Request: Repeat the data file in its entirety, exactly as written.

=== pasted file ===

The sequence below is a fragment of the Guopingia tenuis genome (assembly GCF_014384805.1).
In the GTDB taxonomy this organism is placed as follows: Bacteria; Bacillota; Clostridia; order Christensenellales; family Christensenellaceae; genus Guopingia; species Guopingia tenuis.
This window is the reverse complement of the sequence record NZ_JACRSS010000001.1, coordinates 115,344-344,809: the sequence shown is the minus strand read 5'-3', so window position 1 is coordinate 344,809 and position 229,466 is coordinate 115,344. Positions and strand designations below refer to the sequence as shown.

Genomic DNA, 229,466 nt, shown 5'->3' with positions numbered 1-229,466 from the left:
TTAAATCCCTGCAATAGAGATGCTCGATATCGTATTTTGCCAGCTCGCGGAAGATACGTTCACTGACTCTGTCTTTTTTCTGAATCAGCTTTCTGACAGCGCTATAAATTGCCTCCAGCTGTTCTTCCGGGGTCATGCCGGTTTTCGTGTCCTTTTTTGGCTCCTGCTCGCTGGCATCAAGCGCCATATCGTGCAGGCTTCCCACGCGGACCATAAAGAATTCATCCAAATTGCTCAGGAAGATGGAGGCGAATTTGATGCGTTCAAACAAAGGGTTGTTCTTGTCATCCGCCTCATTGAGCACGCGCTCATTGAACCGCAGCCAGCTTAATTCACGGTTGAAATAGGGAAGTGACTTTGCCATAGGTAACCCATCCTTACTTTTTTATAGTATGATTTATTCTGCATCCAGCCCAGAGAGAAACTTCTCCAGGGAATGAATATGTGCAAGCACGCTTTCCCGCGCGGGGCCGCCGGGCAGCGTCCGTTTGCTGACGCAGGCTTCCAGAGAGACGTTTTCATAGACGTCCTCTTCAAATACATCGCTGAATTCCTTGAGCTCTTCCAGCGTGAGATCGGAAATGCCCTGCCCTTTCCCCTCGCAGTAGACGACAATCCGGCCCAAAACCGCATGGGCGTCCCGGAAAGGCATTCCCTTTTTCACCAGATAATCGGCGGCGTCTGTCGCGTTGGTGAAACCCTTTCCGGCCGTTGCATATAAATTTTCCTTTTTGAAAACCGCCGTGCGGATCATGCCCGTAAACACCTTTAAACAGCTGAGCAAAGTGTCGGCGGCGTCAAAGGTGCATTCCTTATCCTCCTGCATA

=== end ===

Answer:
The sequence below is a fragment of the Guopingia tenuis genome (assembly GCF_014384805.1).
In the GTDB taxonomy this organism is placed as follows: Bacteria; Bacillota; Clostridia; order Christensenellales; family Christensenellaceae; genus Guopingia; species Guopingia tenuis.
This window is the reverse complement of the sequence record NZ_JACRSS010000001.1, coordinates 115,344-344,809: the sequence shown is the minus strand read 5'-3', so window position 1 is coordinate 344,809 and position 229,466 is coordinate 115,344. Positions and strand designations below refer to the sequence as shown.

Genomic DNA, 229,466 nt, shown 5'->3' with positions numbered 1-229,466 from the left:
TTAAATCCCTGCAATAGAGATGCTCGATATCGTATTTTGCCAGCTCGCGGAAGATACGTTCACTGACTCTGTCTTTTTTCTGAATCAGCTTTCTGACAGCGCTATAAATTGCCTCCAGCTGTTCTTCCGGGGTCATGCCGGTTTTCGTGTCCTTTTTTGGCTCCTGCTCGCTGGCATCAAGCGCCATATCGTGCAGGCTTCCCACGCGGACCATAAAGAATTCATCCAAATTGCTCAGGAAGATGGAGGCGAATTTGATGCGTTCAAACAAAGGGTTGTTCTTGTCATCCGCCTCATTGAGCACGCGCTCATTGAACCGCAGCCAGCTTAATTCACGGTTGAAATAGGGAAGTGACTTTGCCATAGGTAACCCATCCTTACTTTTTTATAGTATGATTTATTCTGCATCCAGCCCAGAGAGAAACTTCTCCAGGGAATGAATATGTGCAAGCACGCTTTCCCGCGCGGGGCCGCCGGGCAGCGTCCGTTTGCTGACGCAGGCTTCCAGAGAGACGTTTTCATAGACGTCCTCTTCAAATACATCGCTGAATTCCTTGAGCTCTTCCAGCGTGAGATCGGAAATGCCCTGCCCTTTCCCCTCGCAGTAGACGACAATCCGGCCCAAAACCGCATGGGCGTCCCGGAAAGGCATTCCCTTTTTCACCAGATAATCGGCGGCGTCTGTCGCGTTGGTGAAACCCTTTCCGGCCGTTGCATATAAATTTTCCTTTTTGAAAACCGCCGTGCGGATCATGCCCGTAAACACCTTTAAACAGCTGAGCAAAGTGTCGGCGGCGTCAAAGGTGCATTCCTTATCCTCCTGCATA